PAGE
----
Tag: troubled currencies

What Is Syria’s Iranian Credit Line Worth?

Last week, the press was filled with reportage about Tehran throwing a lifeline – actually a credit line of $3.6 billion  – to the Syrian regime.

The announcement of this Iranian lifeline should have changed the economic expectations of Syrians in the throes of what has morphed into a bloody civil war. Indeed, if it materializes, the $3.6 billion credit line should allow Damascus to conserve its dwindling supply of foreign exchange. This development should have thrown a positive expectation shock into the market for the Syrian pound.

So, did economic expectations receive a positive boost from the announcement of Tehran’s lifeline? Let’s go back to May 27th. That’s when the tentative credit line agreement was announced. A mini event study shows that the initial agreement had no material impact on expectations, as objectively measured by the Syrian pound/U.S. dollar black-market exchange rate. Indeed, the SYP/USD exchange rate was unmoved by the tentative agreement (see the accompanying table).

The next event in this credit line story occurred on July 30th, when it was announced that the May agreement had been finalized and signed on July 29th. Again, expectations and the SYP/USD exchange rate remained unmoved (see the accompanying table):

What, then, can we say about the Tehran-Damascus deal? Well, objective data – namely market prices – tell us that the widely-reported event had no material effect on Syrians’ economic expectations. Accordingly, the implied inflation rate for Syria remained unmoved. Using these objective black-market exchange-rate data, I estimate that Syria is currently experiencing an annual inflation rate of 190.7%.

In short, Syrians viewed the deal as irrelevant. They think that either Iranians won’t deliver on the promised credit line, or that if they do, it will not change the situation on the ground.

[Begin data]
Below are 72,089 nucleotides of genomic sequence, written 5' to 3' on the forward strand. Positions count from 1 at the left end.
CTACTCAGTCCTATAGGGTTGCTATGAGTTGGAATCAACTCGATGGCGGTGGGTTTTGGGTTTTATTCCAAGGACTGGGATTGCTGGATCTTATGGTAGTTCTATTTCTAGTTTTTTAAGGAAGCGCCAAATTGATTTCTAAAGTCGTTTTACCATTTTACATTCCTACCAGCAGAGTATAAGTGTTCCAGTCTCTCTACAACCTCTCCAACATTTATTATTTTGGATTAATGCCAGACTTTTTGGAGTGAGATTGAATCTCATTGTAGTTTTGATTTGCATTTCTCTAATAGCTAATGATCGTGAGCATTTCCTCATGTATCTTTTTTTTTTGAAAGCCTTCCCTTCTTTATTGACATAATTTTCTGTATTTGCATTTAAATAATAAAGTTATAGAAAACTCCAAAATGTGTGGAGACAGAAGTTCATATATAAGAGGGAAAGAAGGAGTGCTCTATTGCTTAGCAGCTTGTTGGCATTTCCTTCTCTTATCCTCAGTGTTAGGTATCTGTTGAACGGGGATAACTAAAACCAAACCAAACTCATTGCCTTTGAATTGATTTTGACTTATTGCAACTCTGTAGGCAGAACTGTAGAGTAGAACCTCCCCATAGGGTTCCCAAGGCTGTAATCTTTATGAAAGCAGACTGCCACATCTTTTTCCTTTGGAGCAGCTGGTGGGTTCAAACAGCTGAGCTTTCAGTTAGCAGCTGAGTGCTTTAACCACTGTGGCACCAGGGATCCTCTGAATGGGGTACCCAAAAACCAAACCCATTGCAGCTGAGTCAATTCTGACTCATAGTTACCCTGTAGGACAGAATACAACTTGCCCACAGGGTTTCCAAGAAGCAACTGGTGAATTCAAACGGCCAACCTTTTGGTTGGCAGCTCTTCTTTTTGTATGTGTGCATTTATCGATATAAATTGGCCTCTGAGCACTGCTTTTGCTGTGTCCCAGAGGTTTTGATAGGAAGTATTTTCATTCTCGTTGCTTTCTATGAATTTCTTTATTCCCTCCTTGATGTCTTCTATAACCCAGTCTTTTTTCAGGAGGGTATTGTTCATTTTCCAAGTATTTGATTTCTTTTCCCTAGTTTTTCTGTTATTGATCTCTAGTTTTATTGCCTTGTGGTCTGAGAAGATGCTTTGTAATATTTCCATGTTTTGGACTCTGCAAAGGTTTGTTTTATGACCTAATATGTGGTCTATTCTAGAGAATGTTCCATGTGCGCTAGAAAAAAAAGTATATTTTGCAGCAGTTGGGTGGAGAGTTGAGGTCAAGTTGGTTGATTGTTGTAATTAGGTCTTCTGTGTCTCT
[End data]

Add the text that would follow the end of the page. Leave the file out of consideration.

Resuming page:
I often tell my students to be mindful of the late Prof. Armen Alchian’s “95% rule”: Ninety-five percent of what you read that passes for finance and economics is either wrong or irrelevant. For the time being, it appears that Syria’s Iranian credit line falls under the latter category.

I have established a page to track current black-market exchange-rate and implied inflation data for the Syrian pound, as well as for troubled currencies in Iran, Argentina, North Korea, and Venezuela. For more, see: The Troubled Currencies Project.

Egypt’s Vanishing Currency Black Markets

Despite escalating tensions between Egypt’s new military-backed government and supporters of ousted president Mohammed Morsi, there is at least one positive development coming out of the Land of the Nile. Yes, at long last, some semblance of stability appears to be returning to Egypt’s economy.

After the ouster of President Hosni Mubarak in 2011, the Egyptian economy took a turn for the worse. In particular, the Egyptian pound began to slide shortly after Morsi and his Muslim Brotherhood-backed government took power, sparking the development of a black market for foreign currency. The accompanying chart tells the tale: the official and black-market EGP/USD exchange rates began to diverge sharply in late 2012. In recent weeks, however, they have converged.

Recent currency auctions by the central bank, coupled with improved expectations about the country’s economic prospects, have begun to buoy the struggling pound. Indeed, the black-market exchange rate is now 7.13 EGP/USD, very close to the official rate of 7.00 EGP/USD. So, with Morsi, the black market appeared, and with the military’s re-entry, the black market has all but vanished.

The Egyptian stock market is echoing the confident sentiments displayed by the foreign exchange markets (see the accompanying chart). But, it remains to be seen if this newfound confidence in the Egyptian economy will be sustained.